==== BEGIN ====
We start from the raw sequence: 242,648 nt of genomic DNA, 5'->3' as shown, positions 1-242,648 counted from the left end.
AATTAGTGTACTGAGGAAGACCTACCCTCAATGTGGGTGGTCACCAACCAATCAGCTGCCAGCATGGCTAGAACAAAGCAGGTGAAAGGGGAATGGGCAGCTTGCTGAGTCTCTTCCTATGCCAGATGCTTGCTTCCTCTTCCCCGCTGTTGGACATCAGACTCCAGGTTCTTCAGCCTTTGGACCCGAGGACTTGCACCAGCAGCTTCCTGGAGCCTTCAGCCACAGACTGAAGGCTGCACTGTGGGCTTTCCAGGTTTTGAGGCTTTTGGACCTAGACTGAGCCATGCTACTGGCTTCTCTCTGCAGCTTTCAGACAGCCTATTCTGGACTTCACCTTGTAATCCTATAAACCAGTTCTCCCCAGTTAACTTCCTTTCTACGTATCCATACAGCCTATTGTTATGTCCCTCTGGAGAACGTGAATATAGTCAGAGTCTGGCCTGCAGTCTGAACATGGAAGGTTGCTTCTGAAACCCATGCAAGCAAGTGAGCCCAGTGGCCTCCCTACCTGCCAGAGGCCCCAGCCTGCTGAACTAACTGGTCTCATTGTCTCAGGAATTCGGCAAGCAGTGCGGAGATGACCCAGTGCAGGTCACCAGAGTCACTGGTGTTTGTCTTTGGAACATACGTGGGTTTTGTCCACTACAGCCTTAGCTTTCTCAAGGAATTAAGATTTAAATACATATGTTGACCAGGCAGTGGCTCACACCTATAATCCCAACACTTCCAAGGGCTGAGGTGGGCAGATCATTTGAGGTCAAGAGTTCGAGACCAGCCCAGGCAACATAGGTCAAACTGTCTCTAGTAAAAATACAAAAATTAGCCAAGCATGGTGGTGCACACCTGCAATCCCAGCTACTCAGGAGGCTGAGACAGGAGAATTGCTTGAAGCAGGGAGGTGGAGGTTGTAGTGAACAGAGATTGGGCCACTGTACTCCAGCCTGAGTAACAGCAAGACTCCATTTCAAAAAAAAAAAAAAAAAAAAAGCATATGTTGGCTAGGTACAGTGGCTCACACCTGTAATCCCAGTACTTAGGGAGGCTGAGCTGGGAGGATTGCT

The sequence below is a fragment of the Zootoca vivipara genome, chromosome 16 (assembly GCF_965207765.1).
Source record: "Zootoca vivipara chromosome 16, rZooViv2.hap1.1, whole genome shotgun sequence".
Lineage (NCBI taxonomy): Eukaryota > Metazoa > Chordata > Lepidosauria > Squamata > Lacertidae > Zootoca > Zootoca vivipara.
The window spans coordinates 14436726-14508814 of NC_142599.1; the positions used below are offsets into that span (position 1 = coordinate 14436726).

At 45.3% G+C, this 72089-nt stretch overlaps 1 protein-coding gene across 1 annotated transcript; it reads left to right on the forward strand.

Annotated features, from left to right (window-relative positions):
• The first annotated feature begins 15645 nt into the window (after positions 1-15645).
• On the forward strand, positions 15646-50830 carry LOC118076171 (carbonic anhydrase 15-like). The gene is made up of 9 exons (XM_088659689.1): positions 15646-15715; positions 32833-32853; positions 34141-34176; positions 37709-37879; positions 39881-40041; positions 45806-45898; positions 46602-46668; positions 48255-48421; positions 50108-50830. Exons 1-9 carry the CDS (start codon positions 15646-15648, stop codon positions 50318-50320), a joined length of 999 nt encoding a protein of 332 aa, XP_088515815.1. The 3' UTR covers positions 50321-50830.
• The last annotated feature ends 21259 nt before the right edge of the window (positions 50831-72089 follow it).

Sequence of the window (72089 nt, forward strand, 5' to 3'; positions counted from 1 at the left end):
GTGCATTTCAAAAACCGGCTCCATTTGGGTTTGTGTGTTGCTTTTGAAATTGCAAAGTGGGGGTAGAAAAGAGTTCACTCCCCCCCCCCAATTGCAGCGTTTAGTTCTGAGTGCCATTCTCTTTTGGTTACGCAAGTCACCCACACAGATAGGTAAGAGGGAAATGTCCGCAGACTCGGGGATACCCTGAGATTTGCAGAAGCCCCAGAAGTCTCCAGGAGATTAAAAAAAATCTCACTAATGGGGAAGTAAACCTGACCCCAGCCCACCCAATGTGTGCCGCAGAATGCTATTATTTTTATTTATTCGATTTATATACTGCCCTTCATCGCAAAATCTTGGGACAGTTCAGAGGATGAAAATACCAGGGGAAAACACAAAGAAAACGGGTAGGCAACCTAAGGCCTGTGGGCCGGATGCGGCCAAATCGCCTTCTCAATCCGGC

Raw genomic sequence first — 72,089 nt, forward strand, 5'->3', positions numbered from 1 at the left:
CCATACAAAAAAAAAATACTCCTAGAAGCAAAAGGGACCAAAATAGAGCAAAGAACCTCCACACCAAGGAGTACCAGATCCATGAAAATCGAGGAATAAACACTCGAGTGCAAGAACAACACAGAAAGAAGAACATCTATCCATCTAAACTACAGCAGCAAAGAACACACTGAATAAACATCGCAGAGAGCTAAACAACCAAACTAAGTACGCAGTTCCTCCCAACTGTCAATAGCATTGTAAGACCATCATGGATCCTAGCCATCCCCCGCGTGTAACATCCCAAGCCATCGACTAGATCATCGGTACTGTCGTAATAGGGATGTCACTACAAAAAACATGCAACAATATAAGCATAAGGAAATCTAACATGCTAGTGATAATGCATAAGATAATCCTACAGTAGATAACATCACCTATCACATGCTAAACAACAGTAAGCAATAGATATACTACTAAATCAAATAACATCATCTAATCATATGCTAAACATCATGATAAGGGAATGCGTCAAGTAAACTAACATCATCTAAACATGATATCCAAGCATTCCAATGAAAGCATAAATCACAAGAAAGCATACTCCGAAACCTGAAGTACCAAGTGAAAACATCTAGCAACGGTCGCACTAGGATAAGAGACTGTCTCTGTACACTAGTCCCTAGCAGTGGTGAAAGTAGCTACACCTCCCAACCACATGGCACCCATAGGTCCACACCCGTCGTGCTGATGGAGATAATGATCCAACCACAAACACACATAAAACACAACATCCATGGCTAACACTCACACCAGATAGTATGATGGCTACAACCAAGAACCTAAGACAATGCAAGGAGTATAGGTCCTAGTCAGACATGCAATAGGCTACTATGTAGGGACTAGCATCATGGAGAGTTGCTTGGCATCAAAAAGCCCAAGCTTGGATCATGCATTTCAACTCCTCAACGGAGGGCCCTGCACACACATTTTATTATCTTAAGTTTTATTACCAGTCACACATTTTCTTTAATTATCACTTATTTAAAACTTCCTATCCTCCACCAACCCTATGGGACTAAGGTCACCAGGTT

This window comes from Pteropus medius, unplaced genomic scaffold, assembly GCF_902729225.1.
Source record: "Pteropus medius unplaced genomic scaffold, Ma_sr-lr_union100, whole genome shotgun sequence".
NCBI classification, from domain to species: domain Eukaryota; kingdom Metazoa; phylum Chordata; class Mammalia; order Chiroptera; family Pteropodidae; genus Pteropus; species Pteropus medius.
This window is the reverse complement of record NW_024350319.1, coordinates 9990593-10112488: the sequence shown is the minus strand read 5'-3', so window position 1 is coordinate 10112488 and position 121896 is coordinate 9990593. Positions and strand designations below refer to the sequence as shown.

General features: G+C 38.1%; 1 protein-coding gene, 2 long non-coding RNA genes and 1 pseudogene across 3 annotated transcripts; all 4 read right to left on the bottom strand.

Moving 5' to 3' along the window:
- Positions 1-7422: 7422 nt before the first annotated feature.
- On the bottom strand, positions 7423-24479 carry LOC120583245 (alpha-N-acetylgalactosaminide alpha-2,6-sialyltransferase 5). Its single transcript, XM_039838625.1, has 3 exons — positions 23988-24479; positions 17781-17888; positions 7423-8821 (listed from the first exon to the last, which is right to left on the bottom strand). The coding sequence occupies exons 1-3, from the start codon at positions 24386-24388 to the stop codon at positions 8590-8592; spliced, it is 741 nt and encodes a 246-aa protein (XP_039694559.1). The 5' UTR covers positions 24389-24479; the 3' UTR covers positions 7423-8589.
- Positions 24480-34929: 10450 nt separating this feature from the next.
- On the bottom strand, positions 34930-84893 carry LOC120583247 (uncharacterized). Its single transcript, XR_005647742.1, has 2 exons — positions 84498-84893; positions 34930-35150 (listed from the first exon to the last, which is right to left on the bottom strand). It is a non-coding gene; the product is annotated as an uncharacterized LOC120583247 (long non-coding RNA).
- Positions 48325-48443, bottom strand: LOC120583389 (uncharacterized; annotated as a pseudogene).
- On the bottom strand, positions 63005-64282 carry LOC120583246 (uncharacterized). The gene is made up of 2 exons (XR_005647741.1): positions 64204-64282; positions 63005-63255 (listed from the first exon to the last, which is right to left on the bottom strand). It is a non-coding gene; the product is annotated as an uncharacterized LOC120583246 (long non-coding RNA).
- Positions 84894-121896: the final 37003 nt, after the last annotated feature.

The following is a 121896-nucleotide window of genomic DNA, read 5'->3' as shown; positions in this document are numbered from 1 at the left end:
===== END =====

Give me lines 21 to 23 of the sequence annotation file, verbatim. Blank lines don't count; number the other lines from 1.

Moving 5' to 3' along the window:
- Positions 1-7422: 7422 nt before the first annotated feature.
- On the bottom strand, positions 7423-24479 carry LOC120583245 (alpha-N-acetylgalactosaminide alpha-2,6-sialyltransferase 5). Its single transcript, XM_039838625.1, has 3 exons — positions 23988-24479; positions 17781-17888; positions 7423-8821 (listed from the first exon to the last, which is right to left on the bottom strand). The coding sequence occupies exons 1-3, from the start codon at positions 24386-24388 to the stop codon at positions 8590-8592; spliced, it is 741 nt and encodes a 246-aa protein (XP_039694559.1). The 5' UTR covers positions 24389-24479; the 3' UTR covers positions 7423-8589.